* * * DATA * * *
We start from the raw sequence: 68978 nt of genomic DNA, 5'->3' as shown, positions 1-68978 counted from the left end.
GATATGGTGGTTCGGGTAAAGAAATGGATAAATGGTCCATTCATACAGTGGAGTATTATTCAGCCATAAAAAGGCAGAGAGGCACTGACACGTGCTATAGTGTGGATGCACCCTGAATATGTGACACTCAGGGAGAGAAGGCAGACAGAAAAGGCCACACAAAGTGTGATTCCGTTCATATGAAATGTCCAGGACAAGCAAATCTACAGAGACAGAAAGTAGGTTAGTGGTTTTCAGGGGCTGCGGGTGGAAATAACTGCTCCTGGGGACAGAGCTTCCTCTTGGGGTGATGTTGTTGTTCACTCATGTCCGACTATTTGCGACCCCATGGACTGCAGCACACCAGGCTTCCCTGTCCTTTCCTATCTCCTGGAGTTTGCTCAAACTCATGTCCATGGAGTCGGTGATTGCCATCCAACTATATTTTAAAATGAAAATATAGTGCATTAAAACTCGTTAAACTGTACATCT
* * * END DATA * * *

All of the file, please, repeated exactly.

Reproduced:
We start from the raw sequence: 68978 nt of genomic DNA, 5'->3' as shown, positions 1-68978 counted from the left end.
GATATGGTGGTTCGGGTAAAGAAATGGATAAATGGTCCATTCATACAGTGGAGTATTATTCAGCCATAAAAAGGCAGAGAGGCACTGACACGTGCTATAGTGTGGATGCACCCTGAATATGTGACACTCAGGGAGAGAAGGCAGACAGAAAAGGCCACACAAAGTGTGATTCCGTTCATATGAAATGTCCAGGACAAGCAAATCTACAGAGACAGAAAGTAGGTTAGTGGTTTTCAGGGGCTGCGGGTGGAAATAACTGCTCCTGGGGACAGAGCTTCCTCTTGGGGTGATGTTGTTGTTCACTCATGTCCGACTATTTGCGACCCCATGGACTGCAGCACACCAGGCTTCCCTGTCCTTTCCTATCTCCTGGAGTTTGCTCAAACTCATGTCCATGGAGTCGGTGATTGCCATCCAACTATATTTTAAAATGAAAATATAGTGCATTAAAACTCGTTAAACTGTACATCT